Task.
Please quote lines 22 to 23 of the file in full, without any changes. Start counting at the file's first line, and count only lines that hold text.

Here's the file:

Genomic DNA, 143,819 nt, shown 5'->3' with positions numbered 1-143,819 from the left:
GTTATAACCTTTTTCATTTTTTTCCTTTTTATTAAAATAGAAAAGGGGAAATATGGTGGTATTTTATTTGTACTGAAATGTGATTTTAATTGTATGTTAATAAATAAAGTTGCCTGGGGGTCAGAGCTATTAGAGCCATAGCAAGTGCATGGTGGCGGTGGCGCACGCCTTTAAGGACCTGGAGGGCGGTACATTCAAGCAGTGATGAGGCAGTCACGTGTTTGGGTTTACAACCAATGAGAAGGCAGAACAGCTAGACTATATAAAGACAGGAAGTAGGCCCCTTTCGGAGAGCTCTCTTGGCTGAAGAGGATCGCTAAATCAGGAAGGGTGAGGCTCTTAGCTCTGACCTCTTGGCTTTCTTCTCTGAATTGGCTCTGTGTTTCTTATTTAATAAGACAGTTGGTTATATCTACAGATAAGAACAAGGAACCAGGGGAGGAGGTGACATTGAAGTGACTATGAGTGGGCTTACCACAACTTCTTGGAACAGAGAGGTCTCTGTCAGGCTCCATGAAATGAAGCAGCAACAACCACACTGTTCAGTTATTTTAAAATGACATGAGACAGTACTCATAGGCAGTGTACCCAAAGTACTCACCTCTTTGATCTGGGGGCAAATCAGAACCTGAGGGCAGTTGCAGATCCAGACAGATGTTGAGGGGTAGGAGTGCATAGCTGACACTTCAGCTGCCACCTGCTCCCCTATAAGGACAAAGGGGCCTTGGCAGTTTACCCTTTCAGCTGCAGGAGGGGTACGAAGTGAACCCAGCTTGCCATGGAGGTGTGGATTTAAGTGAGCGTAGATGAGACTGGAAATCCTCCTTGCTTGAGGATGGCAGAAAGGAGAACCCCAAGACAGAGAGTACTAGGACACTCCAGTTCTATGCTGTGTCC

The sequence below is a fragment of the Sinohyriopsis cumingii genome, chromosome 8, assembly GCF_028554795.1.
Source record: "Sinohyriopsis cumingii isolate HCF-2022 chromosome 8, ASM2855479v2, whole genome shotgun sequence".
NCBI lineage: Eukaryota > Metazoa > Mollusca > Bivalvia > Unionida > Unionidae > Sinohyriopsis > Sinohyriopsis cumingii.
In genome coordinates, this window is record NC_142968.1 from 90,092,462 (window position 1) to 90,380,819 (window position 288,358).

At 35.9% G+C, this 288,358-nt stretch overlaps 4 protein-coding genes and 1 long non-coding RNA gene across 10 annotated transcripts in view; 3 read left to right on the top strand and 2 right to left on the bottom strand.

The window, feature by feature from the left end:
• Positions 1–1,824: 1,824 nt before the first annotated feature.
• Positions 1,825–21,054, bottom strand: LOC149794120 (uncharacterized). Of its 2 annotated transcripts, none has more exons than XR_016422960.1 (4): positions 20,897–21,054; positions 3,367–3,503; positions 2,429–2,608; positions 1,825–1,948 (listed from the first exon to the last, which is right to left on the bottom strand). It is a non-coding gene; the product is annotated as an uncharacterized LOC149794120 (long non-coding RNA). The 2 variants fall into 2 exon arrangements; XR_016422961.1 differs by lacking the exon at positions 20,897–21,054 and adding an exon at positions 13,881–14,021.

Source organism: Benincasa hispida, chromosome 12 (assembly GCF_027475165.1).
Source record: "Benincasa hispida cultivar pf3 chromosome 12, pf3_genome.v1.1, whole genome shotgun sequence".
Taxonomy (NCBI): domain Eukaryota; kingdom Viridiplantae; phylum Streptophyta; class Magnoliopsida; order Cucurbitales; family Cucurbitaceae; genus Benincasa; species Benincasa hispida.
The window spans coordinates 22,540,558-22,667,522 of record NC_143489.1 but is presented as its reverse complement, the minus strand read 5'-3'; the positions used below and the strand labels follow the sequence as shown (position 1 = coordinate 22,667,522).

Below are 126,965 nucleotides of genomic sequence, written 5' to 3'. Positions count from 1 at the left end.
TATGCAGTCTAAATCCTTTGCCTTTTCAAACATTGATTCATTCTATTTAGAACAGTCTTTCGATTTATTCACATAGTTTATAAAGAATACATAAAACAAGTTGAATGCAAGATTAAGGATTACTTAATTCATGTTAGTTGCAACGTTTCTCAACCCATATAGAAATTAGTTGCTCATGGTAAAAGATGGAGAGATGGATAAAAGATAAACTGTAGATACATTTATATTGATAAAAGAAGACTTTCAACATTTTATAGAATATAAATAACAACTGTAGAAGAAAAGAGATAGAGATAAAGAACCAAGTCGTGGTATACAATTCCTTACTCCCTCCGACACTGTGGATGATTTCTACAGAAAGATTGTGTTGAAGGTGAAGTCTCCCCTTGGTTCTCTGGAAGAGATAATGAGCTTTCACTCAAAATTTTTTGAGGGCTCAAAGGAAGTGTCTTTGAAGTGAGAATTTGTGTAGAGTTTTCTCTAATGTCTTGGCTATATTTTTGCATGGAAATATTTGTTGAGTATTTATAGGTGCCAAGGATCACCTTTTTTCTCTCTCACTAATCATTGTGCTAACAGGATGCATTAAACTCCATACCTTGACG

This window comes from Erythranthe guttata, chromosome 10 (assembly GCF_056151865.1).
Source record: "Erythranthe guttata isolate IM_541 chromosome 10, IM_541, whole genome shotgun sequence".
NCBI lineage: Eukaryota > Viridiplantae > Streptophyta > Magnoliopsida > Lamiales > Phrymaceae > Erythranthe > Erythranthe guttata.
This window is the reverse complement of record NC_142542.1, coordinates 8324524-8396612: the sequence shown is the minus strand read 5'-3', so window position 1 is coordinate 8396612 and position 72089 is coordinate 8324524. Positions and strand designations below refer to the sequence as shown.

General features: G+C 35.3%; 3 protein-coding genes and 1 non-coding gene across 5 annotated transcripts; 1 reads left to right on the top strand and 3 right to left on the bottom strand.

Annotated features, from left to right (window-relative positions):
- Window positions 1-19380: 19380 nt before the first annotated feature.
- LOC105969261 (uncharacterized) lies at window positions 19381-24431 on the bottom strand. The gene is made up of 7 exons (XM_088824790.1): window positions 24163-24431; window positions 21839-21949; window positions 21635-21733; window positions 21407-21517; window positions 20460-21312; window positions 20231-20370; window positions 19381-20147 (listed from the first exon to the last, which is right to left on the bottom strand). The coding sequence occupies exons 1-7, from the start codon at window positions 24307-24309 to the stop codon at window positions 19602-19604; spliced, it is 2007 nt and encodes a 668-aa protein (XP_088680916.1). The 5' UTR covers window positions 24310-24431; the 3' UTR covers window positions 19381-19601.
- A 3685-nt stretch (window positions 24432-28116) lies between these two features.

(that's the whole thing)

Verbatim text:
Annotated features, from left to right (window-relative positions):
- Window positions 1-19380: 19380 nt before the first annotated feature.